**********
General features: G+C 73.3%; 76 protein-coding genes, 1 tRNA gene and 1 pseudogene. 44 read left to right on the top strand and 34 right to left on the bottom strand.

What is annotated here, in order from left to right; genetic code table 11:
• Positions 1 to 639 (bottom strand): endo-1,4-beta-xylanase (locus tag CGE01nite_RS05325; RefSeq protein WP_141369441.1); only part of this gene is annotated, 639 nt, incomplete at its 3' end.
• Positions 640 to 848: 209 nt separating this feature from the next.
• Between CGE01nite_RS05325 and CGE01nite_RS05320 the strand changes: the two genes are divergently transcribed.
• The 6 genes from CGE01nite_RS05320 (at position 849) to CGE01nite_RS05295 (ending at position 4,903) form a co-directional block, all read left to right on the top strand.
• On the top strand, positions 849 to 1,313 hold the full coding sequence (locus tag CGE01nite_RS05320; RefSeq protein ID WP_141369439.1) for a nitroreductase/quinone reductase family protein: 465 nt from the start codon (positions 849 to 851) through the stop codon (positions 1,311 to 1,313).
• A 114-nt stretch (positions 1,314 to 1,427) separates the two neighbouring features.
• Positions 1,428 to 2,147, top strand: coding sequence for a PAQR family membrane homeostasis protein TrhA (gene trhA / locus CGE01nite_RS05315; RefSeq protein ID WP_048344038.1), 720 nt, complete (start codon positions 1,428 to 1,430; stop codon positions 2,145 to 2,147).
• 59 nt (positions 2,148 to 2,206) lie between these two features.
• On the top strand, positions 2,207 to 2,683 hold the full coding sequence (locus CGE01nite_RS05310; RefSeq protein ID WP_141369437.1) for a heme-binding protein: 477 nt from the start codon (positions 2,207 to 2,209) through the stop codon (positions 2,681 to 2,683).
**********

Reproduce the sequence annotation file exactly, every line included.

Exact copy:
General features: G+C 73.3%; 76 protein-coding genes, 1 tRNA gene and 1 pseudogene. 44 read left to right on the top strand and 34 right to left on the bottom strand.

What is annotated here, in order from left to right; genetic code table 11:
• Positions 1 to 639 (bottom strand): endo-1,4-beta-xylanase (locus tag CGE01nite_RS05325; RefSeq protein WP_141369441.1); only part of this gene is annotated, 639 nt, incomplete at its 3' end.
• Positions 640 to 848: 209 nt separating this feature from the next.
• Between CGE01nite_RS05325 and CGE01nite_RS05320 the strand changes: the two genes are divergently transcribed.
• The 6 genes from CGE01nite_RS05320 (at position 849) to CGE01nite_RS05295 (ending at position 4,903) form a co-directional block, all read left to right on the top strand.
• On the top strand, positions 849 to 1,313 hold the full coding sequence (locus tag CGE01nite_RS05320; RefSeq protein ID WP_141369439.1) for a nitroreductase/quinone reductase family protein: 465 nt from the start codon (positions 849 to 851) through the stop codon (positions 1,311 to 1,313).
• A 114-nt stretch (positions 1,314 to 1,427) separates the two neighbouring features.
• Positions 1,428 to 2,147, top strand: coding sequence for a PAQR family membrane homeostasis protein TrhA (gene trhA / locus CGE01nite_RS05315; RefSeq protein ID WP_048344038.1), 720 nt, complete (start codon positions 1,428 to 1,430; stop codon positions 2,145 to 2,147).
• 59 nt (positions 2,148 to 2,206) lie between these two features.
• On the top strand, positions 2,207 to 2,683 hold the full coding sequence (locus CGE01nite_RS05310; RefSeq protein ID WP_141369437.1) for a heme-binding protein: 477 nt from the start codon (positions 2,207 to 2,209) through the stop codon (positions 2,681 to 2,683).